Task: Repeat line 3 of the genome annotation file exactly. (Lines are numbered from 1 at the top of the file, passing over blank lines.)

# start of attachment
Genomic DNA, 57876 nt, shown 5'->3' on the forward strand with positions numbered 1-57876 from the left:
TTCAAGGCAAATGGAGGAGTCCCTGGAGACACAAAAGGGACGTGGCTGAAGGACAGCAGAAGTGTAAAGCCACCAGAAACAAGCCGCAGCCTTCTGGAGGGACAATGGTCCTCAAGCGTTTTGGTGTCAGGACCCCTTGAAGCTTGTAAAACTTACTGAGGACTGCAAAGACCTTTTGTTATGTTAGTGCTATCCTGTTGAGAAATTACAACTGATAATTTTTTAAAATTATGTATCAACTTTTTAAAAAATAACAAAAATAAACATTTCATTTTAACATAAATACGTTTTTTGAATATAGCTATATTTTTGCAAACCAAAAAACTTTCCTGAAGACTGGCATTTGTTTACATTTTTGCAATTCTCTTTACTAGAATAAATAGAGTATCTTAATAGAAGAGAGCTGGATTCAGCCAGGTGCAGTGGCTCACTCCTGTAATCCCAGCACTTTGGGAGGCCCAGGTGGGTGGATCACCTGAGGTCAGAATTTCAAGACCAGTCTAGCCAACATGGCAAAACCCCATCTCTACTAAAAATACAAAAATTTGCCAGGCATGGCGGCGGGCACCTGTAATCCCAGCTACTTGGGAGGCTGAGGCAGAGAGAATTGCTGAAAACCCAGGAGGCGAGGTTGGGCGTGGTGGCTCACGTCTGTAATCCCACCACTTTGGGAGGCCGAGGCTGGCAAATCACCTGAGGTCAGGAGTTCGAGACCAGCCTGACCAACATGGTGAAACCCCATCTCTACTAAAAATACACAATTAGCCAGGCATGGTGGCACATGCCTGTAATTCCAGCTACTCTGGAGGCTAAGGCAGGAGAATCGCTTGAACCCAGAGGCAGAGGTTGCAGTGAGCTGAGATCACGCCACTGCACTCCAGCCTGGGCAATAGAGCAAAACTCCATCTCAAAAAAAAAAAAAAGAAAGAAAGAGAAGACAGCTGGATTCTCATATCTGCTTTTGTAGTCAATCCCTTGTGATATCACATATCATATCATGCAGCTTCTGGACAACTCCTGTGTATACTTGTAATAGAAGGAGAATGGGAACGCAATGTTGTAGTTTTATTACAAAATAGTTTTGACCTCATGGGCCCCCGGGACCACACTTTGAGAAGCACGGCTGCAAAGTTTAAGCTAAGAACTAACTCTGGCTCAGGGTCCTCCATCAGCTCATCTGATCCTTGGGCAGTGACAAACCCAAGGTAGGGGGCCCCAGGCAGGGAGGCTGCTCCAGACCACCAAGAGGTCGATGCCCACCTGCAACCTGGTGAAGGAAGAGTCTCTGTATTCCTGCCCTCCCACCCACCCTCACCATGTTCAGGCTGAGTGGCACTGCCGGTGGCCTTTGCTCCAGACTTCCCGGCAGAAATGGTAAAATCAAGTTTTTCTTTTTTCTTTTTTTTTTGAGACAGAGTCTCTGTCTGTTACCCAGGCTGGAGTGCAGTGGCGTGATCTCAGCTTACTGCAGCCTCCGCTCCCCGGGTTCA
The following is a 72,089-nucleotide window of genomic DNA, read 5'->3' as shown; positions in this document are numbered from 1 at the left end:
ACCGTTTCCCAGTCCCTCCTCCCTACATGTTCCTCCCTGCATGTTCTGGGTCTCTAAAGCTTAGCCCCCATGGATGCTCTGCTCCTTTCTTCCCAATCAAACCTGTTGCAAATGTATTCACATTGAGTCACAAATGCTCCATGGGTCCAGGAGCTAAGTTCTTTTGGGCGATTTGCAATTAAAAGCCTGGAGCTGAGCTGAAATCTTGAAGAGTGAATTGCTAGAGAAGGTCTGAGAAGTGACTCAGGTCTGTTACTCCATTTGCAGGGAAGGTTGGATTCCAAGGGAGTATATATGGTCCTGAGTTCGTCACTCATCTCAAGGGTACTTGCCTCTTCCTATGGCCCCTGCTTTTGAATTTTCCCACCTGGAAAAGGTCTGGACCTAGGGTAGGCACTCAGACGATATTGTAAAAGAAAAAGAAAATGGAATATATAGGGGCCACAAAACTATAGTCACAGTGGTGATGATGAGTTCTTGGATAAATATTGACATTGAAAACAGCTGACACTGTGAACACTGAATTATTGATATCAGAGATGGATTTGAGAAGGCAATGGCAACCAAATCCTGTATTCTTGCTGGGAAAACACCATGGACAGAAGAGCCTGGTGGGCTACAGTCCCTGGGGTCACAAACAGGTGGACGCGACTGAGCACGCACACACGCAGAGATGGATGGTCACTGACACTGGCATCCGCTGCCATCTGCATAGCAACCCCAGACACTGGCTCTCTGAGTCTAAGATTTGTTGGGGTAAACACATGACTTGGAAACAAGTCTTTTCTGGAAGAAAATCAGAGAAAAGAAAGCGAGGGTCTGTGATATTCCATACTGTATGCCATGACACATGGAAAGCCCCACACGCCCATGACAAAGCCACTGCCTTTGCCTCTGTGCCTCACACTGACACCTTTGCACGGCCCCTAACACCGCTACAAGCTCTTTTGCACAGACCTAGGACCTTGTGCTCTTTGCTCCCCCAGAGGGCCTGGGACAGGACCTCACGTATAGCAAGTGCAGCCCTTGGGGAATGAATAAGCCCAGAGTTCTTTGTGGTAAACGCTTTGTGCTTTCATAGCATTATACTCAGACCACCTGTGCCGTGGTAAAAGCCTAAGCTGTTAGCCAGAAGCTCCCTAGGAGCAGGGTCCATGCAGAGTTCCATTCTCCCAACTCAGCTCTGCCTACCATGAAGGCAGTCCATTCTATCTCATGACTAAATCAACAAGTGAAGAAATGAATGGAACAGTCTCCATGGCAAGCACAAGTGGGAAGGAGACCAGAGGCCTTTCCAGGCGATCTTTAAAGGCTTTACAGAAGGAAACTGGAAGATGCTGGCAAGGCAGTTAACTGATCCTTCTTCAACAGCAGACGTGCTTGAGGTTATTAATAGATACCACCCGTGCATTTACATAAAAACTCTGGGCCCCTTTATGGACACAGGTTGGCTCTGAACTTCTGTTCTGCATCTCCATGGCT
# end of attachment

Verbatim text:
The following is a 72,089-nucleotide window of genomic DNA, read 5'->3' as shown; positions in this document are numbered from 1 at the left end: